Condemnations and Threats of Condemnation
The government can take your property for public use if it compensates you for your loss. The process by which the government exercises its right of eminent domain to take your property for public use is called condemnation. In a sense, you are being forced to sell your property at a price essentially fixed by the government. You can usually negotiate a price; sometimes you are forced to seek a court action and have the court fix the price paid to you. Typically, an owner is paid cash or receives other property upon condemnation of property.
Sometimes the probability of a condemnation becomes known through reports in a newspaper or other news medium or proposals at a town council meeting. For example, there may be talk of a new road or the widening of an existing road that will affect your property. If you do not voluntarily sell your property, the government will simply go through the process of condemnation.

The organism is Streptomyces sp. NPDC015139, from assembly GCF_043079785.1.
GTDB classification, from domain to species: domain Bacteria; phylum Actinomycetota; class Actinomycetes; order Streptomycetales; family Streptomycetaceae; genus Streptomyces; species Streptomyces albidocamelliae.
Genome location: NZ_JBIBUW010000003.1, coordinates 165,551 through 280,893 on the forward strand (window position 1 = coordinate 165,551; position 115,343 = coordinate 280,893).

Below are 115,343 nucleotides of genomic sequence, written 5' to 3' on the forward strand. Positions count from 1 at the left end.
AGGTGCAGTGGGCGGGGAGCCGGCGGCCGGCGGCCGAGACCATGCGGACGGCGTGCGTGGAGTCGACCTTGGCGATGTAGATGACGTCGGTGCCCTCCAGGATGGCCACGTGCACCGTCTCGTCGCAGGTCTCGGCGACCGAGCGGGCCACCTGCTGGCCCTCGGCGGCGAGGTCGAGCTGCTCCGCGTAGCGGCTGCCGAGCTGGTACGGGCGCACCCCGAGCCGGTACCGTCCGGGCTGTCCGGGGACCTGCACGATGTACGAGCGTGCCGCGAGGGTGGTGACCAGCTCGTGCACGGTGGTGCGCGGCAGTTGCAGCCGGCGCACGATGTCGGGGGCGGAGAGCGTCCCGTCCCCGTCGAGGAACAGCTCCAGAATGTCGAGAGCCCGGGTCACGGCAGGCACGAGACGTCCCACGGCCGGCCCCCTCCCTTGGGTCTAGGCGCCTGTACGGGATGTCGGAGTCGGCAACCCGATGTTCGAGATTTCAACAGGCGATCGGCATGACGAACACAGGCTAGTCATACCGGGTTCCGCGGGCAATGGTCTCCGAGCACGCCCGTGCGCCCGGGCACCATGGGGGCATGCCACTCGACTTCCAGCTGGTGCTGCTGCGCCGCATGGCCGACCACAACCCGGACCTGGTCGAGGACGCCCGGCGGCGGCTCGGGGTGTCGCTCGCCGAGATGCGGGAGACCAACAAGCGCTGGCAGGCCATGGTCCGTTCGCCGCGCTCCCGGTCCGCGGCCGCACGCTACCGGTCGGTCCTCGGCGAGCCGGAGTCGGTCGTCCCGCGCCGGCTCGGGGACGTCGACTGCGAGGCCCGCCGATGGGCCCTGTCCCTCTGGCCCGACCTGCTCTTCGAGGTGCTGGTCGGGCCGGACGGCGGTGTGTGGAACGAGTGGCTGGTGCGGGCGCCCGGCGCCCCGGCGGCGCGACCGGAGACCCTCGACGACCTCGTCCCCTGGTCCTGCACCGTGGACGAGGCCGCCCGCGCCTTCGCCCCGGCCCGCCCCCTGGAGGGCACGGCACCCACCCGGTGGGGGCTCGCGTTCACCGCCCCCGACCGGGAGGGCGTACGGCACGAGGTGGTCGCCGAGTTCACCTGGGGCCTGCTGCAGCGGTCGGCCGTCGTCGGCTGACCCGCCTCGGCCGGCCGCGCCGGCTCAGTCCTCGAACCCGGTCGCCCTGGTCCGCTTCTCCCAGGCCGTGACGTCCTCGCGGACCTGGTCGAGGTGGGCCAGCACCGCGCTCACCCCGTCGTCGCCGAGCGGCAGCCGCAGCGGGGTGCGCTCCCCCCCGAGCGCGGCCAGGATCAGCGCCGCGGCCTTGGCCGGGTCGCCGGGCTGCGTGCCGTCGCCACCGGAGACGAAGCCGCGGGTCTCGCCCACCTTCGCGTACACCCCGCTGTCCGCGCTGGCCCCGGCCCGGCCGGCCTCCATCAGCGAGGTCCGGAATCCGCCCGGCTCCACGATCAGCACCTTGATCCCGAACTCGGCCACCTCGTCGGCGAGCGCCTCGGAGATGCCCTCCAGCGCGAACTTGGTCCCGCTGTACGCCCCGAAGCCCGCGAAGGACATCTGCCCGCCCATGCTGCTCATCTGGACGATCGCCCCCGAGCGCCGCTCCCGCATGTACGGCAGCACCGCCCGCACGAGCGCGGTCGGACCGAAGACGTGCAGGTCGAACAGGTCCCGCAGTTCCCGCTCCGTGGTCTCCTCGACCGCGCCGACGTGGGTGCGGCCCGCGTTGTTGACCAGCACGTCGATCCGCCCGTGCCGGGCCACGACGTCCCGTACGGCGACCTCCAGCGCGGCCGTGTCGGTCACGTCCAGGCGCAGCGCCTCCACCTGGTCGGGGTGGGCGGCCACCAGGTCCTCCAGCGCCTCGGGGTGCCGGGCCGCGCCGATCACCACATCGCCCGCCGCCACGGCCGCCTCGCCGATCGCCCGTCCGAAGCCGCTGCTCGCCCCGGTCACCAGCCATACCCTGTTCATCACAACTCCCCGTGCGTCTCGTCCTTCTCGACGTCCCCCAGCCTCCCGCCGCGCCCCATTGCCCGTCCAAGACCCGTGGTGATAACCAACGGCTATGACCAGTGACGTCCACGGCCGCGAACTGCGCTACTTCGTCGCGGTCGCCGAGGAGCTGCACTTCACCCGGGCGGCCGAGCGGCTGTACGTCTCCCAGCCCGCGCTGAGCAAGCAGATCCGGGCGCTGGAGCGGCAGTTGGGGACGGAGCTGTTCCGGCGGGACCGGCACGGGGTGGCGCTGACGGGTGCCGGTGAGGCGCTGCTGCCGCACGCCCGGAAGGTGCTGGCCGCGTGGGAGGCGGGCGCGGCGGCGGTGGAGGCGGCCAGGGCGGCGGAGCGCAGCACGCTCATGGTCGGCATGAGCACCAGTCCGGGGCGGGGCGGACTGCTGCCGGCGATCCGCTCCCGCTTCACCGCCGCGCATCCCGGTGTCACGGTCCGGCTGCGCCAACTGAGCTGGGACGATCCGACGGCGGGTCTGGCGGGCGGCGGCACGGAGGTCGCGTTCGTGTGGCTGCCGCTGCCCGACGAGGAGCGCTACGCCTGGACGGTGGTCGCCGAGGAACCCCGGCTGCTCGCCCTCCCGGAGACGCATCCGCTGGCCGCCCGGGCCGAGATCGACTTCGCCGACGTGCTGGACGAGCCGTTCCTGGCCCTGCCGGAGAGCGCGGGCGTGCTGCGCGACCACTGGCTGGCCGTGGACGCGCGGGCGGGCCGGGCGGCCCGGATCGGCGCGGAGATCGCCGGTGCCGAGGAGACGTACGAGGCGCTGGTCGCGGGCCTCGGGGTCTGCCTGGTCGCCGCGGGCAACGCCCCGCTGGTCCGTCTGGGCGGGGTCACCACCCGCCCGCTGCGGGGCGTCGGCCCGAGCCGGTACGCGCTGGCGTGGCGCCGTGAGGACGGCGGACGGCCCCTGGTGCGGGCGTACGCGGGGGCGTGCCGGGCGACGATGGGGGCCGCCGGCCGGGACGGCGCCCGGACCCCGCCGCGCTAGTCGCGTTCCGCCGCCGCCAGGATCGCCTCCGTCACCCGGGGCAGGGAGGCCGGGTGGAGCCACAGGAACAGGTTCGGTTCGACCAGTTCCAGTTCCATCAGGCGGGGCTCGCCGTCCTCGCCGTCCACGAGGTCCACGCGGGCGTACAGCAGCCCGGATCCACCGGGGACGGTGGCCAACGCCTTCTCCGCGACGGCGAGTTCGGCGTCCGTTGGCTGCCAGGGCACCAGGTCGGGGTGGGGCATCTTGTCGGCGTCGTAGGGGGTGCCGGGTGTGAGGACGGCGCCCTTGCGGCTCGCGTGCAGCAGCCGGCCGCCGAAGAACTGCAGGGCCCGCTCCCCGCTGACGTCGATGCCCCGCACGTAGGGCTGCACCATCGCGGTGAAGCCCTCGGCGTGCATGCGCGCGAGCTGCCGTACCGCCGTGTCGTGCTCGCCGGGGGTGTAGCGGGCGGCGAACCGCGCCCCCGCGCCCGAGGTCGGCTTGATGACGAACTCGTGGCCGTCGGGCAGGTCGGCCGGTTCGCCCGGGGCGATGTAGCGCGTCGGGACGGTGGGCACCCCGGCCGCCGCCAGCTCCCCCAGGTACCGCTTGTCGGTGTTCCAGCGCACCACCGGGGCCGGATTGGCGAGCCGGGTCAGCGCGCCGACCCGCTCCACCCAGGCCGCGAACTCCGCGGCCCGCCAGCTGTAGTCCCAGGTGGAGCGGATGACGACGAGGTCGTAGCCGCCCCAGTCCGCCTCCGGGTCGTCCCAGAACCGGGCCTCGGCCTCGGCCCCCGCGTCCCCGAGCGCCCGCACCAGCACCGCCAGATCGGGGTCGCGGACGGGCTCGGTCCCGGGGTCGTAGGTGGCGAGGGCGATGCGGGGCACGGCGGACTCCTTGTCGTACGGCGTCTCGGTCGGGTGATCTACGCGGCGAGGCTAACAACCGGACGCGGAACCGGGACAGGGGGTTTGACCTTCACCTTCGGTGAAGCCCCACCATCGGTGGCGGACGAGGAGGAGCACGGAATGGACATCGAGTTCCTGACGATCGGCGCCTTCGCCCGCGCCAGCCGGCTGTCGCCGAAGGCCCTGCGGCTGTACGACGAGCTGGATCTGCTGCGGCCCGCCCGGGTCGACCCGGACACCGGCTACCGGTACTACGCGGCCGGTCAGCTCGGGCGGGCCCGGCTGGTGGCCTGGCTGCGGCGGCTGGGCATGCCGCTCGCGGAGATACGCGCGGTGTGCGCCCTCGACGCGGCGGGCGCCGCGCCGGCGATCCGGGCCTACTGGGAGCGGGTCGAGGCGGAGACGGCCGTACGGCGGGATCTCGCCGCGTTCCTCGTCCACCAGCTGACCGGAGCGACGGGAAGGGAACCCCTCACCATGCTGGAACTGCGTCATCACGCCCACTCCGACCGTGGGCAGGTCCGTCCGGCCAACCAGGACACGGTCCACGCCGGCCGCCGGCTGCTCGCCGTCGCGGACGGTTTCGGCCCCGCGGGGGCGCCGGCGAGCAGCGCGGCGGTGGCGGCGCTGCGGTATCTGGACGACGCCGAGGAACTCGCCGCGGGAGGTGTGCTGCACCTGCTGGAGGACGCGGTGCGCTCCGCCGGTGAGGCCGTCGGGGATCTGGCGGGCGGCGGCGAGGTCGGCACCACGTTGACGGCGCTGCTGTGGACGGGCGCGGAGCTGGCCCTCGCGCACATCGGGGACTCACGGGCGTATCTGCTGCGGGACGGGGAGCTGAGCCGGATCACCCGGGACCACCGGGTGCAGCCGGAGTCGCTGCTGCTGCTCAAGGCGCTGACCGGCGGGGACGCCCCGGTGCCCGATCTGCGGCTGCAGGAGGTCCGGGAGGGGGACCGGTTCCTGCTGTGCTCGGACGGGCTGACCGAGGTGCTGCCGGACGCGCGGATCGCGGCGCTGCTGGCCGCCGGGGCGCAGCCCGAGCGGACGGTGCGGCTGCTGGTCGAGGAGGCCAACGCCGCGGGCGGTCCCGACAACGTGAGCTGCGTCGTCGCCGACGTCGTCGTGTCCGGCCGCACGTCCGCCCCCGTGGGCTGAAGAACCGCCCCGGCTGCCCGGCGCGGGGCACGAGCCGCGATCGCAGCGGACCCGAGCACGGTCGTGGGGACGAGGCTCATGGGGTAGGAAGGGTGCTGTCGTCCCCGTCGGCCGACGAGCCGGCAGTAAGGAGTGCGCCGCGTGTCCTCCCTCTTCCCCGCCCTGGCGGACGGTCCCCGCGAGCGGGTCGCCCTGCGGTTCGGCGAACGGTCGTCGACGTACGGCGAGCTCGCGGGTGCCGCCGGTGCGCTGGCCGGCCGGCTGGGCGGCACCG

Where there is a condemnation, you may also voluntarily sell other property. If the other property has an economic relationship to the condemned property, the voluntary sale can be treated as a condemnation.
Not every condemnation qualifies for special tax treatment. When property is condemned because it is unsafe, this is not a taking of property for public use. It is simply a limitation on the use of the property by you.
For tax purposes, a condemnation or threat of condemnation of your business property is treated as a sale or ...